Could you believe if we told you that there would be a virus that will take control of how we live? We couldn’t either. After the spreading of a newly identified virus in 2019, SARS-CoV-2, or as we know it COVID-19, all of us have changed how we lived. We are still trying to adapt and learn. COVID-19 first understood as some type of flu. After a while, it was identified as “a respiratory virus which spreads primarily through droplets generated when an infected person coughs or sneezes, or through droplets of saliva or discharge from the nose.” The effects of this virus can change from person to person but most people infected with the virus will experience mild to moderate respiratory illness and recover without requiring special treatment.
Since the new coronavirus is a respiratory virus, the patients who are considered as high risk should be extra careful. One of the high-risk group patients are the ones that were diagnosed with PF, pulmonary fibrosis.
Pulmonary fibrosis (PF) refers to a medical condition where there is scarring in the tissue of the lungs. Shortness of breath, dry cough, fatigue, and discomfort in the chest are the main symptoms. Due to the fact that the cases are mostly older ages, smokers, and have more co-morbidities such as hypertension; pulmonary fibrosis (PF) is in the "high-risk" category in the COVID-19 pandemic.
In these cases, you must stay at home to prevent the transmission of the virus due to the risk of a more severe course of COVID-19 disease.
7 Suggestions About PF
Management During Pandemic
- Get vaccinated. Don't forget your flu and pneumonia vaccines as well as the COVID-19 vaccine.
- Get tested and get treated. If you have symptoms of COVID-19, it’s important to get tested. If your test is positive, discuss with your doctor about treatment options. And start treatment as quickly as possible.
- Reopening communities doesn’t mean the virus is gone. Stay at home if possible and maintain social distancing when you need to be outside.
- Lung health emergencies are still emergencies. If you are getting worse or experiencing a new symptom, let your doctor know.
- Keep taking your prescribed medications as directed. The treatment given to you in order to protect your lung health and slow down the progression of the disease is valid as is.
- Stay connected. I know you miss your loved ones and maybe you cannot see them personally, but it is very important for your mental health to meet and talk with people who are good for you, even if it is online. Contact local online support communities or psychologists if necessary.
- Check your sources. Unfortunately, misinformation is everywhere. Be mindful of the reliability of the sources from which you obtain your information about COVID-19 and your disease.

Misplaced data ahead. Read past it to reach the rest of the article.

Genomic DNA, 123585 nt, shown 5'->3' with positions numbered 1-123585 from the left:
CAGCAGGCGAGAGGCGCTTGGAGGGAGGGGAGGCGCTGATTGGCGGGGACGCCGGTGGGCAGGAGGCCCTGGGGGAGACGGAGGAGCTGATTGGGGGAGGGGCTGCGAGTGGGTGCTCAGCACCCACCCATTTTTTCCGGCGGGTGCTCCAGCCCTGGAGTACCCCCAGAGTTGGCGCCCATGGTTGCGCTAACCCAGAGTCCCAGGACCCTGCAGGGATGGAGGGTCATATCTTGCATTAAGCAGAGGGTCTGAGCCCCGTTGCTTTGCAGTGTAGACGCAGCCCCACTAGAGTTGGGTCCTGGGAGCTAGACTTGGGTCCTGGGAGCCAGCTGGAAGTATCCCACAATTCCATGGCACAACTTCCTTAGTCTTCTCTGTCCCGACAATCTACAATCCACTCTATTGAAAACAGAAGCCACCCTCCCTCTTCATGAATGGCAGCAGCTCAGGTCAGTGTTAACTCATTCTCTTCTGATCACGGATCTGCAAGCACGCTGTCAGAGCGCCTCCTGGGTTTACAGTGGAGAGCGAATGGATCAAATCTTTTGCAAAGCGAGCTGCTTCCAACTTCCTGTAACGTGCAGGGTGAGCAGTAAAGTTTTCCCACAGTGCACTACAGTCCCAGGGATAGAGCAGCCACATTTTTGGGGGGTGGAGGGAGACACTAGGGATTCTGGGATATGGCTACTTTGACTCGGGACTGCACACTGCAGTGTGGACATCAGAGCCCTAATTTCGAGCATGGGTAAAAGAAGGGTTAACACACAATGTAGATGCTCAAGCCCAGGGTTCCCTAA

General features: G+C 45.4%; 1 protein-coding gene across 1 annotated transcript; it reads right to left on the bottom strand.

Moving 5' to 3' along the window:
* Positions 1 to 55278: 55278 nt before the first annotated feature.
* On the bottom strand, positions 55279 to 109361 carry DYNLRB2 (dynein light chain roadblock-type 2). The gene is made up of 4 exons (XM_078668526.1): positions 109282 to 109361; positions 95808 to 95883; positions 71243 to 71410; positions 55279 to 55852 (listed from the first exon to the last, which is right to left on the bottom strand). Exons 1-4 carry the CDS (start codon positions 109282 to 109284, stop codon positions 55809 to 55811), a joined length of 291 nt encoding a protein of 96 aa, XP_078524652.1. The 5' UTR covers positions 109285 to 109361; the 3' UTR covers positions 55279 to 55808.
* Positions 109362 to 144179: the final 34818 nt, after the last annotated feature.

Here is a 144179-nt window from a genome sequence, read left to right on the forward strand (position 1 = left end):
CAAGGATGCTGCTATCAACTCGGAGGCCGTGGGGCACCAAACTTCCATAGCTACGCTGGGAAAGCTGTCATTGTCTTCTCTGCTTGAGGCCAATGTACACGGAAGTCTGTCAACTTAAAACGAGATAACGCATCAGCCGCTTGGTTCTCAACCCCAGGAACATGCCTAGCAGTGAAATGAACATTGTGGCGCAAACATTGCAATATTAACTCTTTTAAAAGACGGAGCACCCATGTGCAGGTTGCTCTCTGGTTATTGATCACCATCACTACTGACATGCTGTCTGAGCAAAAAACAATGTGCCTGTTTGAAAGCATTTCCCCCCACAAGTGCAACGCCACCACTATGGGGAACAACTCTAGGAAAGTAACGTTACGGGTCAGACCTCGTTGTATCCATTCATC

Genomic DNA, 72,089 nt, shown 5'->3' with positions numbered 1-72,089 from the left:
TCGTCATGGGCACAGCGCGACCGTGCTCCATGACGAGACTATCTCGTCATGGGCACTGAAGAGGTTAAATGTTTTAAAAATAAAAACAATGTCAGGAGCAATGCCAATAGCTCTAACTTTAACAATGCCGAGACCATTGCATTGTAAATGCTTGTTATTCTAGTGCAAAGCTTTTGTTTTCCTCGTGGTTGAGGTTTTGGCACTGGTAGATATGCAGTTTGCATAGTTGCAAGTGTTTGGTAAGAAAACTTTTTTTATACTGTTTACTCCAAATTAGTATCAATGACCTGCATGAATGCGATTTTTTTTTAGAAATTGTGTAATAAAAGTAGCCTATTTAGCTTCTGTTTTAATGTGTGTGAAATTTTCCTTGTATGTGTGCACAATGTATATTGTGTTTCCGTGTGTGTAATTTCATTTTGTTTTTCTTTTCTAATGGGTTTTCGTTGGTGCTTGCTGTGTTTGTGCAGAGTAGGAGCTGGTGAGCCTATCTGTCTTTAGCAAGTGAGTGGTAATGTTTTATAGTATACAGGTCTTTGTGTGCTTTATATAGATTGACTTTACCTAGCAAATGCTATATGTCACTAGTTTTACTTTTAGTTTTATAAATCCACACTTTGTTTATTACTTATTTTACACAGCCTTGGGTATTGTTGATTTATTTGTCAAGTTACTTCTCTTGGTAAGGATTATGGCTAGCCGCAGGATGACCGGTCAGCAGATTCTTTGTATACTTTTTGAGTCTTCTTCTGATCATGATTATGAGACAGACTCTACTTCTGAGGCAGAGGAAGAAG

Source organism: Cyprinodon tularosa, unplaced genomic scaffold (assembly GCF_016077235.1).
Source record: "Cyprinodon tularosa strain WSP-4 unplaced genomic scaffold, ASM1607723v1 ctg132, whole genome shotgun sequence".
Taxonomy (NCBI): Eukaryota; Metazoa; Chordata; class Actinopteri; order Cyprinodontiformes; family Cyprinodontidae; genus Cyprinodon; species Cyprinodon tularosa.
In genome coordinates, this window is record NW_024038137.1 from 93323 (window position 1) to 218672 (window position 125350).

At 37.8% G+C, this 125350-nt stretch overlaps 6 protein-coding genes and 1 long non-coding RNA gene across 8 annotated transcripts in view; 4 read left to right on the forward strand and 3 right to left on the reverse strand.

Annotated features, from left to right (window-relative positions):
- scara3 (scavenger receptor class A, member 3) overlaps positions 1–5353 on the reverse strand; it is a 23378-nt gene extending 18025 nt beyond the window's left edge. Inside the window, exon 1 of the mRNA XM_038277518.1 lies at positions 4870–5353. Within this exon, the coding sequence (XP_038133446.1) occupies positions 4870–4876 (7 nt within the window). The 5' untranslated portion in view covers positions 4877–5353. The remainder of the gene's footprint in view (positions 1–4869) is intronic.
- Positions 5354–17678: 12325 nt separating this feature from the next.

What Can PF Patients
Do In This Challenging Time?
In conclusion, patients with pulmonary fibrosis need to stay at home in order to prevent the transmission of the virus due to the risk of a more severe course of COVID-19 disease. However, at the same time, it is important for PF patients to regularly test their lung conditions and to discuss their results with their doctor.
So what can you do if you are advised to stay at home but also need to check in with your doctor from time to time to get your regular testing? You may choose to go to the hospital but the contamination risk is extremely high. All these challenges can complicate the disease management of PF patients. Thankfully, with technological advancement, the health sector is also improving it. Now there is a pocket-sized, ultrasonic spirometer (not the big and scary spirometer you see at the clinics) which you can use at home, do your regular tests and even contact to your doctor. With SpiroHome Personal spirometers, you can perform your spirometry tests at home with clinical accuracy, just like you are at a clinic or hospital, and share your results with your healthcare providers directly via SpiroCloud.
- “COVID-19 and Pulmonary Fibrosis FAQs.” Life with Pulmonary Fibrosis, 2021, https://www.lifewithpulmonaryfibrosis.com/covid-19-and-pulmonary-fibrosis-faqs.
- “Coronavirus Disease (COVID-19).” World Health Organization, 2021, https://www.who.int/health-topics/coronavirus#tab=tab_1.
- “Controlling Chronic Lung Diseases Amid COVID-19.” American Lung Association, 25 May 2021, https://www.lung.org/lung-health-diseases/lung-disease-lookup/covid-19/chronic-lung-diseases-and-covid.
- “Coronavirus Disease (COVID-19) Advice for the Public: Mythbusters.” World Health Organization, https://www.who.int/emergencies/diseases/novel-coronavirus-2019/advice-for-public/myth-busters.
- “PFF GUIDANCE ON COVID-19.” Pulmonary Fibrosis Foundation, 1 Sept. 2021, https://www.pulmonaryfibrosis.org/docs/default-source/covid-19/pff_coronavirus-guidance_final_202159f7fad09b5d6477b7e4ff000016512a.pdf?sfvrsn=3ed8d7e7_10.